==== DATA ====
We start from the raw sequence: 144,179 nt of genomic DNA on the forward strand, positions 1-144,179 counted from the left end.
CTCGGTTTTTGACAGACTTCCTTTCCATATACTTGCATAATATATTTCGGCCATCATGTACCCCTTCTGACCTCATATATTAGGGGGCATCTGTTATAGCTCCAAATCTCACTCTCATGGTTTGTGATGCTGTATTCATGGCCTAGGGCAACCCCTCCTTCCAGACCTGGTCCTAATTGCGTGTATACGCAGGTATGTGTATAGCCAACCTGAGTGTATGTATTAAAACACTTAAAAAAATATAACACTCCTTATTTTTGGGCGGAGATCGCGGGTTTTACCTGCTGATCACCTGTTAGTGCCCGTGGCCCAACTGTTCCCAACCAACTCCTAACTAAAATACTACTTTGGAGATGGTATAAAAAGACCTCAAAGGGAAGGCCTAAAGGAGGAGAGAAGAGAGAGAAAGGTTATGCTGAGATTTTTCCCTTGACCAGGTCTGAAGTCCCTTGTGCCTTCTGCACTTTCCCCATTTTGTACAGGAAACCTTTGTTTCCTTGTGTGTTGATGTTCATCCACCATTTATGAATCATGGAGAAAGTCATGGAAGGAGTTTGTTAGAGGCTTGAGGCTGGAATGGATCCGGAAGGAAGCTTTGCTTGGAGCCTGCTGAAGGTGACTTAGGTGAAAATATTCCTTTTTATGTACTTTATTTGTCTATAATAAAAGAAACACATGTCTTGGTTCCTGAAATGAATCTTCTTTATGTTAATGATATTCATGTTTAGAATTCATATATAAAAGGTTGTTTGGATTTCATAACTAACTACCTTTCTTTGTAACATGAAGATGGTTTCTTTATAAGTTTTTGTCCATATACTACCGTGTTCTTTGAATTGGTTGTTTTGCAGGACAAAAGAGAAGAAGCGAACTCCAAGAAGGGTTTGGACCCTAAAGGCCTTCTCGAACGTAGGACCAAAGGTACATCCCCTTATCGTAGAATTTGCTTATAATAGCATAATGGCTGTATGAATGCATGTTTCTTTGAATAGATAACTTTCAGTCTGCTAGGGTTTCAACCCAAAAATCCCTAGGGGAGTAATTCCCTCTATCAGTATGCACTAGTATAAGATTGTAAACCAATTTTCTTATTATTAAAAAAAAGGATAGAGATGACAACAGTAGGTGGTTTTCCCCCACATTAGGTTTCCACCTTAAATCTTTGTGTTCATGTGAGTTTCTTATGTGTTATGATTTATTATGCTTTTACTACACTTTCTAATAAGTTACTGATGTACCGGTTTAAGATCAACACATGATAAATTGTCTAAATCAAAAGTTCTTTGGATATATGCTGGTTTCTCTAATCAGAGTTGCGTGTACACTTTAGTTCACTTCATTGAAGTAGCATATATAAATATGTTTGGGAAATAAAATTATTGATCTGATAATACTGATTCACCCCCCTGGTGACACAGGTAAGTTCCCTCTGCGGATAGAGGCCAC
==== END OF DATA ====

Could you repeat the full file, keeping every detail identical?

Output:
We start from the raw sequence: 144,179 nt of genomic DNA on the forward strand, positions 1-144,179 counted from the left end.
CTCGGTTTTTGACAGACTTCCTTTCCATATACTTGCATAATATATTTCGGCCATCATGTACCCCTTCTGACCTCATATATTAGGGGGCATCTGTTATAGCTCCAAATCTCACTCTCATGGTTTGTGATGCTGTATTCATGGCCTAGGGCAACCCCTCCTTCCAGACCTGGTCCTAATTGCGTGTATACGCAGGTATGTGTATAGCCAACCTGAGTGTATGTATTAAAACACTTAAAAAAATATAACACTCCTTATTTTTGGGCGGAGATCGCGGGTTTTACCTGCTGATCACCTGTTAGTGCCCGTGGCCCAACTGTTCCCAACCAACTCCTAACTAAAATACTACTTTGGAGATGGTATAAAAAGACCTCAAAGGGAAGGCCTAAAGGAGGAGAGAAGAGAGAGAAAGGTTATGCTGAGATTTTTCCCTTGACCAGGTCTGAAGTCCCTTGTGCCTTCTGCACTTTCCCCATTTTGTACAGGAAACCTTTGTTTCCTTGTGTGTTGATGTTCATCCACCATTTATGAATCATGGAGAAAGTCATGGAAGGAGTTTGTTAGAGGCTTGAGGCTGGAATGGATCCGGAAGGAAGCTTTGCTTGGAGCCTGCTGAAGGTGACTTAGGTGAAAATATTCCTTTTTATGTACTTTATTTGTCTATAATAAAAGAAACACATGTCTTGGTTCCTGAAATGAATCTTCTTTATGTTAATGATATTCATGTTTAGAATTCATATATAAAAGGTTGTTTGGATTTCATAACTAACTACCTTTCTTTGTAACATGAAGATGGTTTCTTTATAAGTTTTTGTCCATATACTACCGTGTTCTTTGAATTGGTTGTTTTGCAGGACAAAAGAGAAGAAGCGAACTCCAAGAAGGGTTTGGACCCTAAAGGCCTTCTCGAACGTAGGACCAAAGGTACATCCCCTTATCGTAGAATTTGCTTATAATAGCATAATGGCTGTATGAATGCATGTTTCTTTGAATAGATAACTTTCAGTCTGCTAGGGTTTCAACCCAAAAATCCCTAGGGGAGTAATTCCCTCTATCAGTATGCACTAGTATAAGATTGTAAACCAATTTTCTTATTATTAAAAAAAAGGATAGAGATGACAACAGTAGGTGGTTTTCCCCCACATTAGGTTTCCACCTTAAATCTTTGTGTTCATGTGAGTTTCTTATGTGTTATGATTTATTATGCTTTTACTACACTTTCTAATAAGTTACTGATGTACCGGTTTAAGATCAACACATGATAAATTGTCTAAATCAAAAGTTCTTTGGATATATGCTGGTTTCTCTAATCAGAGTTGCGTGTACACTTTAGTTCACTTCATTGAAGTAGCATATATAAATATGTTTGGGAAATAAAATTATTGATCTGATAATACTGATTCACCCCCCTGGTGACACAGGTAAGTTCCCTCTGCGGATAGAGGCCAC